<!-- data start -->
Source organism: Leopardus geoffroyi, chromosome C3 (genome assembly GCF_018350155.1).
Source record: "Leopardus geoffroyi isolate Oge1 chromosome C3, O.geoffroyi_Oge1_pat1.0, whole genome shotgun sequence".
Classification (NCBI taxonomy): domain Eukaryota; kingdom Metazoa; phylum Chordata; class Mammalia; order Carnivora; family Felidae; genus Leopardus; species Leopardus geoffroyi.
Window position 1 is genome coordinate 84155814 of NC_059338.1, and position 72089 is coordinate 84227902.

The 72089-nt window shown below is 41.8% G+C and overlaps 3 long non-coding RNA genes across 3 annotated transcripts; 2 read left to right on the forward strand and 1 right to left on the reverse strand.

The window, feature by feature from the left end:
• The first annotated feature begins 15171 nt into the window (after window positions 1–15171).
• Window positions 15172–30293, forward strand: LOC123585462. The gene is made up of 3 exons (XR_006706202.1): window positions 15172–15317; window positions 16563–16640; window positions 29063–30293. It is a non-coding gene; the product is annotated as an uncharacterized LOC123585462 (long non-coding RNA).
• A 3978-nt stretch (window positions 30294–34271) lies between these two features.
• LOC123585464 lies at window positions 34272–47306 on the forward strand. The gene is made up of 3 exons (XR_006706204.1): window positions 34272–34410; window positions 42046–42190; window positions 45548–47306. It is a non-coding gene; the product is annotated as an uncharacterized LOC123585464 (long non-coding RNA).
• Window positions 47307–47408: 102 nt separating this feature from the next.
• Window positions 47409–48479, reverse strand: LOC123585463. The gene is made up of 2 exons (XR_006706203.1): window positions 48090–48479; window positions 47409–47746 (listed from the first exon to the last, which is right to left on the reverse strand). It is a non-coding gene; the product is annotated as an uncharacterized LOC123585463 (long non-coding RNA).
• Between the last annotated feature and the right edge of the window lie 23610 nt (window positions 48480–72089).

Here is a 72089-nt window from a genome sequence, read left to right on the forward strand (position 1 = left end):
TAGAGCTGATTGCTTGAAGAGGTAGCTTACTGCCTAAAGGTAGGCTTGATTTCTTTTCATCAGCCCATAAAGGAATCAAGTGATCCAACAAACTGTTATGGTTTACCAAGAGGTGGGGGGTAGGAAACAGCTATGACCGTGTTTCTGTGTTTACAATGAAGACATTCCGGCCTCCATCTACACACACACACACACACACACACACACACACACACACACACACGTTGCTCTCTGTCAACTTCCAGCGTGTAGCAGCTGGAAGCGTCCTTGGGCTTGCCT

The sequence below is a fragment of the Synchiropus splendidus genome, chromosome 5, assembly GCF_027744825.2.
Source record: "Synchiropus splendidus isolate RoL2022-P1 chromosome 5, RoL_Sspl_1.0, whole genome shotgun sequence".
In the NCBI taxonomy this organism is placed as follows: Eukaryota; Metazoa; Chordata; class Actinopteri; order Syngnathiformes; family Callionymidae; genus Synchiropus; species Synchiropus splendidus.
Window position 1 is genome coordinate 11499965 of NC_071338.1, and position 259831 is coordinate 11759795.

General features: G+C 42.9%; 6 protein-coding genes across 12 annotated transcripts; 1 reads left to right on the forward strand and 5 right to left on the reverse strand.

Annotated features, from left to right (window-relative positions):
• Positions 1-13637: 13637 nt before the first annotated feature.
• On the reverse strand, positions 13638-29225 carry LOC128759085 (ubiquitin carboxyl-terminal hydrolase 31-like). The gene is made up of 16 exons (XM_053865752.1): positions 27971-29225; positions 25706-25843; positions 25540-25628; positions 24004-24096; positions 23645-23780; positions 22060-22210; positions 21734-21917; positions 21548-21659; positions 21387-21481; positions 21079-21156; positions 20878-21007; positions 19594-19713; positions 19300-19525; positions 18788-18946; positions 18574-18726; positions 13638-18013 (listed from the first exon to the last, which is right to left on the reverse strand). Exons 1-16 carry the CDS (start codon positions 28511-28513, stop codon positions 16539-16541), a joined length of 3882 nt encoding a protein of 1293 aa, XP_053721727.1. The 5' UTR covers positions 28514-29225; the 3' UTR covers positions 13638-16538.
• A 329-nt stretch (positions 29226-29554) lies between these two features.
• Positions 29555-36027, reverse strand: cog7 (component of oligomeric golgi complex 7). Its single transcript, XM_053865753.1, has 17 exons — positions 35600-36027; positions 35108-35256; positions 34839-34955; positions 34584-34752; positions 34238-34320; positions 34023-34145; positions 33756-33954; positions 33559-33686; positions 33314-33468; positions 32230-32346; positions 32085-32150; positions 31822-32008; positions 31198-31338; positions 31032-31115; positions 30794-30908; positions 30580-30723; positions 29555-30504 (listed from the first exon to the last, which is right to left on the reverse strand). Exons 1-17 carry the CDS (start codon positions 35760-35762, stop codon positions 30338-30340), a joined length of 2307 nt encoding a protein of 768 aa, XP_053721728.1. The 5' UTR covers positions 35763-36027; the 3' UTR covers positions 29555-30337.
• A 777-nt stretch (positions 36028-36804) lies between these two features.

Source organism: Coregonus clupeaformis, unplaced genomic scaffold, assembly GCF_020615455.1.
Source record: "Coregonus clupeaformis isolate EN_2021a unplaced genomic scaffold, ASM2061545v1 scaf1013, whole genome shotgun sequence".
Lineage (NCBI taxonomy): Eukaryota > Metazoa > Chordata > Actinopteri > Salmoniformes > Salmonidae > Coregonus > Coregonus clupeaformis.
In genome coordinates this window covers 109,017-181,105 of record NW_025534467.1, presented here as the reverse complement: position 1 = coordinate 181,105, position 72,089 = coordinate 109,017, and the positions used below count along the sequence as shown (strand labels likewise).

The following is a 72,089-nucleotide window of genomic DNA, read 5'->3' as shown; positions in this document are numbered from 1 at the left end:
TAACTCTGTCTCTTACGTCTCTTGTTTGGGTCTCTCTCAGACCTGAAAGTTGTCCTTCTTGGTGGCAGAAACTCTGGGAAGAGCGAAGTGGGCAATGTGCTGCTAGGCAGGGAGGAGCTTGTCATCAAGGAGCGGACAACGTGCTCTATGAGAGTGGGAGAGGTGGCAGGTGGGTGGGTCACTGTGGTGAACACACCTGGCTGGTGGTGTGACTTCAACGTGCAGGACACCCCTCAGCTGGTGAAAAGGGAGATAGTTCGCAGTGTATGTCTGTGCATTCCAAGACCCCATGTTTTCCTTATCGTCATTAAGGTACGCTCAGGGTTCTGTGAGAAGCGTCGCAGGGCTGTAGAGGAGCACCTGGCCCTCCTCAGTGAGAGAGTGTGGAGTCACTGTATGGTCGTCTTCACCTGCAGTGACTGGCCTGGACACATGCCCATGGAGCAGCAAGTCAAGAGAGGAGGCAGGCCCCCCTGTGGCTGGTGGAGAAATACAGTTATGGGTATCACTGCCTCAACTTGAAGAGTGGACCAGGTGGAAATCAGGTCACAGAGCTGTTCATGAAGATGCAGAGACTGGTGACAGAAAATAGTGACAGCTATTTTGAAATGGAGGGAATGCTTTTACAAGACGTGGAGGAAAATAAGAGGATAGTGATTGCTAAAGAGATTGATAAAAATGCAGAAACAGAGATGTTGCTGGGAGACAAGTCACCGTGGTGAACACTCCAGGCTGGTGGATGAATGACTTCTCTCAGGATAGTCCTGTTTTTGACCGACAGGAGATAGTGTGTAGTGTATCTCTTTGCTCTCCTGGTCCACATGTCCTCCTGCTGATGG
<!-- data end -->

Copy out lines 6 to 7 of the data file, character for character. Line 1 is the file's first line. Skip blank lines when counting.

The window, feature by feature from the left end:
• The first annotated feature begins 15171 nt into the window (after window positions 1–15171).